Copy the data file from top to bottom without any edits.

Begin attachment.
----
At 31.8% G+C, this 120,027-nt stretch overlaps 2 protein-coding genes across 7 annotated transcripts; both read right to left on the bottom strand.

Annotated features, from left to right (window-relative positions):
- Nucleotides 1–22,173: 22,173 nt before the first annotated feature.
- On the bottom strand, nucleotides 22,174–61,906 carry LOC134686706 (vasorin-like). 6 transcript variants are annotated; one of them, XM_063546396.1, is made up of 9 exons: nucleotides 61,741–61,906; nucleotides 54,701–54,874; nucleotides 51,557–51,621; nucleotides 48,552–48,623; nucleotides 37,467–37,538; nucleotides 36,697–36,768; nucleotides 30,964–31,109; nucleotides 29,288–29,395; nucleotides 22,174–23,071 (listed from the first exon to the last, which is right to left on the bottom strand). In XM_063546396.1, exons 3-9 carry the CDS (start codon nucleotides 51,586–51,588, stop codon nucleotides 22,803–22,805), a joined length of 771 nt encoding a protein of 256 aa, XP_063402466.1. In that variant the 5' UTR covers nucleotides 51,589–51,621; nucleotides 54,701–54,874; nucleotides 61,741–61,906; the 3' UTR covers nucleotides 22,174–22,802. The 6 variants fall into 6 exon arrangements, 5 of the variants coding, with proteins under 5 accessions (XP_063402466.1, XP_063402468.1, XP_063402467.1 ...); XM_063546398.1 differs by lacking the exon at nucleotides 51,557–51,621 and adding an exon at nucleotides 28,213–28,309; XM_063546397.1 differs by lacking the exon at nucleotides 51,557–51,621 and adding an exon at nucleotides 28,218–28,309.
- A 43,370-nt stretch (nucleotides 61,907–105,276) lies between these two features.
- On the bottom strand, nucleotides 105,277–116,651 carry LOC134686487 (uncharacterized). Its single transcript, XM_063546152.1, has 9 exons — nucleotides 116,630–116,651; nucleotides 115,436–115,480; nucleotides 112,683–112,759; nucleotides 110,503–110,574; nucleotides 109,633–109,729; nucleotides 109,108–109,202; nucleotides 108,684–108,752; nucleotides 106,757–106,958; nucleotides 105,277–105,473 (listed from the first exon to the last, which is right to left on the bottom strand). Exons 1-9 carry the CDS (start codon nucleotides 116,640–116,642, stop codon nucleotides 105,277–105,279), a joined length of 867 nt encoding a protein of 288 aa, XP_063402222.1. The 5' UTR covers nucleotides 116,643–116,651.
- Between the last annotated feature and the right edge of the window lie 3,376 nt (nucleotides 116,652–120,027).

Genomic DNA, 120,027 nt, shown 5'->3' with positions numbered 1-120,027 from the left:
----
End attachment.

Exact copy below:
At 31.8% G+C, this 120,027-nt stretch overlaps 2 protein-coding genes across 7 annotated transcripts; both read right to left on the bottom strand.

Annotated features, from left to right (window-relative positions):
- Nucleotides 1–22,173: 22,173 nt before the first annotated feature.
- On the bottom strand, nucleotides 22,174–61,906 carry LOC134686706 (vasorin-like). 6 transcript variants are annotated; one of them, XM_063546396.1, is made up of 9 exons: nucleotides 61,741–61,906; nucleotides 54,701–54,874; nucleotides 51,557–51,621; nucleotides 48,552–48,623; nucleotides 37,467–37,538; nucleotides 36,697–36,768; nucleotides 30,964–31,109; nucleotides 29,288–29,395; nucleotides 22,174–23,071 (listed from the first exon to the last, which is right to left on the bottom strand). In XM_063546396.1, exons 3-9 carry the CDS (start codon nucleotides 51,586–51,588, stop codon nucleotides 22,803–22,805), a joined length of 771 nt encoding a protein of 256 aa, XP_063402466.1. In that variant the 5' UTR covers nucleotides 51,589–51,621; nucleotides 54,701–54,874; nucleotides 61,741–61,906; the 3' UTR covers nucleotides 22,174–22,802. The 6 variants fall into 6 exon arrangements, 5 of the variants coding, with proteins under 5 accessions (XP_063402466.1, XP_063402468.1, XP_063402467.1 ...); XM_063546398.1 differs by lacking the exon at nucleotides 51,557–51,621 and adding an exon at nucleotides 28,213–28,309; XM_063546397.1 differs by lacking the exon at nucleotides 51,557–51,621 and adding an exon at nucleotides 28,218–28,309.
- A 43,370-nt stretch (nucleotides 61,907–105,276) lies between these two features.
- On the bottom strand, nucleotides 105,277–116,651 carry LOC134686487 (uncharacterized). Its single transcript, XM_063546152.1, has 9 exons — nucleotides 116,630–116,651; nucleotides 115,436–115,480; nucleotides 112,683–112,759; nucleotides 110,503–110,574; nucleotides 109,633–109,729; nucleotides 109,108–109,202; nucleotides 108,684–108,752; nucleotides 106,757–106,958; nucleotides 105,277–105,473 (listed from the first exon to the last, which is right to left on the bottom strand). Exons 1-9 carry the CDS (start codon nucleotides 116,640–116,642, stop codon nucleotides 105,277–105,279), a joined length of 867 nt encoding a protein of 288 aa, XP_063402222.1. The 5' UTR covers nucleotides 116,643–116,651.
- Between the last annotated feature and the right edge of the window lie 3,376 nt (nucleotides 116,652–120,027).

Genomic DNA, 120,027 nt, shown 5'->3' with positions numbered 1-120,027 from the left: